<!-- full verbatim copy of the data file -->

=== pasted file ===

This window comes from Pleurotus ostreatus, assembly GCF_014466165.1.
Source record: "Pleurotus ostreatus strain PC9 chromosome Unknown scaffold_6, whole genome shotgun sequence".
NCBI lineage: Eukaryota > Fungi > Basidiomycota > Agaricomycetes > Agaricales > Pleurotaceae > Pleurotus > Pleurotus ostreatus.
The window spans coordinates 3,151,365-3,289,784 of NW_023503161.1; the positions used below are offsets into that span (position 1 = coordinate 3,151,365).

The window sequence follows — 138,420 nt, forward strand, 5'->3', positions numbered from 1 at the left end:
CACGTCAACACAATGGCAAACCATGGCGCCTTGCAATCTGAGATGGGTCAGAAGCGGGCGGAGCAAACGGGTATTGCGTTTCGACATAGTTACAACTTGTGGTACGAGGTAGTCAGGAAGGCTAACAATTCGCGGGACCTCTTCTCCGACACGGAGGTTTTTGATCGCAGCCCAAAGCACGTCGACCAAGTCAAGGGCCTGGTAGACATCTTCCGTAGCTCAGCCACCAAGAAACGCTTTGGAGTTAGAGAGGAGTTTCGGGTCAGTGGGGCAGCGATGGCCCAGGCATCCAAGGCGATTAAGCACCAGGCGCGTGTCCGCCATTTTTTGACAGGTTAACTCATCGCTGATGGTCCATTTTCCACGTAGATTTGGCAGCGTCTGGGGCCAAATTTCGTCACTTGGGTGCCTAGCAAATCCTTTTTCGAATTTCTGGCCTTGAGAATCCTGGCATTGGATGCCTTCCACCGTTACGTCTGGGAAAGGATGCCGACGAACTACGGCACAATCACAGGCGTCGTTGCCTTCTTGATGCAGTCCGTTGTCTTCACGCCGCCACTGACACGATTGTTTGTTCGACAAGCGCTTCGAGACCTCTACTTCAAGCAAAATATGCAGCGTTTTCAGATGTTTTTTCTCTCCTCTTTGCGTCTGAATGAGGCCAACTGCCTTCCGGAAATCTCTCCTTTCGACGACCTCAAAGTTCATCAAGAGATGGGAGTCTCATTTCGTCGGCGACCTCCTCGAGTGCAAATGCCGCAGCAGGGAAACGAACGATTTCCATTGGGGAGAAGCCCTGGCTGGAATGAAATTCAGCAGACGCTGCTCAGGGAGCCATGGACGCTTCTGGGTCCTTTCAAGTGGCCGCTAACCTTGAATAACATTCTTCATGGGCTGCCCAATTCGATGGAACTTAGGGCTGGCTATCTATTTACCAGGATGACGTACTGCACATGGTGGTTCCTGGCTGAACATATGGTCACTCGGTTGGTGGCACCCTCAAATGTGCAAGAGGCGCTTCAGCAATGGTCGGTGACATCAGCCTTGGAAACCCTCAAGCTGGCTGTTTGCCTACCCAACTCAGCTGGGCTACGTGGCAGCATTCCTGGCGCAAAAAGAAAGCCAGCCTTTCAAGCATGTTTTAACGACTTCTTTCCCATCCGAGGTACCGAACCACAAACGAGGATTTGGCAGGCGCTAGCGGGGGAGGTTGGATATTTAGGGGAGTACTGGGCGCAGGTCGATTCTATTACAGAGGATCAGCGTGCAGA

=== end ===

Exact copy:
This window comes from Pleurotus ostreatus, assembly GCF_014466165.1.
Source record: "Pleurotus ostreatus strain PC9 chromosome Unknown scaffold_6, whole genome shotgun sequence".
NCBI lineage: Eukaryota > Fungi > Basidiomycota > Agaricomycetes > Agaricales > Pleurotaceae > Pleurotus > Pleurotus ostreatus.
The window spans coordinates 3,151,365-3,289,784 of NW_023503161.1; the positions used below are offsets into that span (position 1 = coordinate 3,151,365).

The window sequence follows — 138,420 nt, forward strand, 5'->3', positions numbered from 1 at the left end:
CACGTCAACACAATGGCAAACCATGGCGCCTTGCAATCTGAGATGGGTCAGAAGCGGGCGGAGCAAACGGGTATTGCGTTTCGACATAGTTACAACTTGTGGTACGAGGTAGTCAGGAAGGCTAACAATTCGCGGGACCTCTTCTCCGACACGGAGGTTTTTGATCGCAGCCCAAAGCACGTCGACCAAGTCAAGGGCCTGGTAGACATCTTCCGTAGCTCAGCCACCAAGAAACGCTTTGGAGTTAGAGAGGAGTTTCGGGTCAGTGGGGCAGCGATGGCCCAGGCATCCAAGGCGATTAAGCACCAGGCGCGTGTCCGCCATTTTTTGACAGGTTAACTCATCGCTGATGGTCCATTTTCCACGTAGATTTGGCAGCGTCTGGGGCCAAATTTCGTCACTTGGGTGCCTAGCAAATCCTTTTTCGAATTTCTGGCCTTGAGAATCCTGGCATTGGATGCCTTCCACCGTTACGTCTGGGAAAGGATGCCGACGAACTACGGCACAATCACAGGCGTCGTTGCCTTCTTGATGCAGTCCGTTGTCTTCACGCCGCCACTGACACGATTGTTTGTTCGACAAGCGCTTCGAGACCTCTACTTCAAGCAAAATATGCAGCGTTTTCAGATGTTTTTTCTCTCCTCTTTGCGTCTGAATGAGGCCAACTGCCTTCCGGAAATCTCTCCTTTCGACGACCTCAAAGTTCATCAAGAGATGGGAGTCTCATTTCGTCGGCGACCTCCTCGAGTGCAAATGCCGCAGCAGGGAAACGAACGATTTCCATTGGGGAGAAGCCCTGGCTGGAATGAAATTCAGCAGACGCTGCTCAGGGAGCCATGGACGCTTCTGGGTCCTTTCAAGTGGCCGCTAACCTTGAATAACATTCTTCATGGGCTGCCCAATTCGATGGAACTTAGGGCTGGCTATCTATTTACCAGGATGACGTACTGCACATGGTGGTTCCTGGCTGAACATATGGTCACTCGGTTGGTGGCACCCTCAAATGTGCAAGAGGCGCTTCAGCAATGGTCGGTGACATCAGCCTTGGAAACCCTCAAGCTGGCTGTTTGCCTACCCAACTCAGCTGGGCTACGTGGCAGCATTCCTGGCGCAAAAAGAAAGCCAGCCTTTCAAGCATGTTTTAACGACTTCTTTCCCATCCGAGGTACCGAACCACAAACGAGGATTTGGCAGGCGCTAGCGGGGGAGGTTGGATATTTAGGGGAGTACTGGGCGCAGGTCGATTCTATTACAGAGGATCAGCGTGCAGA